Elder Terms of Service: Definite or Indefinite?

Should lay Elders have definite terms of service (e.g. 3 year) or indefinite?


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C. M. Sheffield

Puritan Board Senior
I'm a Baptist affirming a two-office (elder & deacon) view. My question is regarding lay elders. Should lay elders serve a definite term of service and then be rotated off or should they serve indefinite terms so long as they remain biblically qualified? Please give a defense of your position.
 

Scott1

Puritanboard Commissioner
I think by analogy at least, certainly by biblical principle, officers ought have something like a sabbatical built in.

Three year terms, then a mandatory break of at least one year after two terms (3 x 2 = 6 years) works well in practice.

You probably understand the offices are perpetual (deacon and elder) but "active" (being on session or diaconate) at a given time is a useful distinction. That recognizes the difference between ordination (done only one time) and installation (which installs them in a religious ceremony) for a term of office.

In practice, even while not active on session or diaconate, those officers are drawn on for assistance.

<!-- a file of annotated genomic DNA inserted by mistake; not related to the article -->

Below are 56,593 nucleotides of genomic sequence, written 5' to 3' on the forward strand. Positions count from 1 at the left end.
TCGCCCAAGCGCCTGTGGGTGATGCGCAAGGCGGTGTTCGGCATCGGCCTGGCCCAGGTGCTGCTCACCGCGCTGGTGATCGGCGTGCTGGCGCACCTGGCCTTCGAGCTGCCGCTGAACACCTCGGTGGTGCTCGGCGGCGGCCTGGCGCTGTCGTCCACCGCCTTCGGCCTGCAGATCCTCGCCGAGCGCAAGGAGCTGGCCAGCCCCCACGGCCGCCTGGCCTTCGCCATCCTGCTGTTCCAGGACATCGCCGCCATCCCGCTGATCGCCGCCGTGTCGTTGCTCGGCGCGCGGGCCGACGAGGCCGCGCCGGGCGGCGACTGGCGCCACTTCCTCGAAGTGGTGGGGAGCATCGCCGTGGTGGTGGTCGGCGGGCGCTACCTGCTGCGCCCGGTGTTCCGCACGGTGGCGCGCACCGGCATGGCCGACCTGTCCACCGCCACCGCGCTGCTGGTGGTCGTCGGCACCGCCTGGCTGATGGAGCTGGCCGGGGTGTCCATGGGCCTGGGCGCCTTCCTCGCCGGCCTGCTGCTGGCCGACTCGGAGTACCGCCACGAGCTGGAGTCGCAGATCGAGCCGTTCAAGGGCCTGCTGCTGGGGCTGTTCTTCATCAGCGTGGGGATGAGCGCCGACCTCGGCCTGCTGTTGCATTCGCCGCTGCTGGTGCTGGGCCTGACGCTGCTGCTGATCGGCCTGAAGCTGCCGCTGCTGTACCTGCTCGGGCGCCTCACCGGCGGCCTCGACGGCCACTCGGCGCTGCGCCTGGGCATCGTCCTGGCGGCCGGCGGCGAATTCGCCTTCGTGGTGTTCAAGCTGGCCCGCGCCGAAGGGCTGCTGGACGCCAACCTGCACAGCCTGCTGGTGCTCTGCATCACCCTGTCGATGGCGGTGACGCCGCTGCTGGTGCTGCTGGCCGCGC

C. M. Sheffield

Puritan Board Senior
By "lay elder" do you mean one not supported financially by the church?

Yes

-----Added 10/8/2009 at 07:16:17 EST-----

You probably understand the offices are perpetual (deacon and elder) but "active" (being on session or diaconate) at a given time is a useful distinction. That recognizes the difference between ordination (done only one time) and installation (which installs them in a religious ceremony) for a term of office.

In practice, even while not active on session or diaconate, those officers are drawn on for assistance.

While I would agree with you here, not all churches see it this way. Some (Baptist) churches do not consider you an elder once you rotate out. Only active elders are elders. Now I don't agree with this but I would be interested in hearing what arguments some of you would make against it. This might provide me with some insights that I've overlooked.
 

Rich Koster

Puritan Board Post-Graduate
Scripture says elders should be qualified and willing (1 Tim 3, Titus 1). The only time they should be forced out of service is when they are disqualified. They should be allowed to remove themselves (inactive status) for a period of time that they may be unwilling to serve for health, personal or family reasons. They may also go inactive upon recommendation of the rest of the elders (unrecognized burnout for example). Forced term limitations are manlaw. They can force someone out at a critical time.

If there is a control/domination issue, it will not be resolved by rotation. There is something else wrong if that attitude is allowed to set itself up. Elders should be servant leaders, not dictators.
 

RickyReformed

Puritan Board Freshman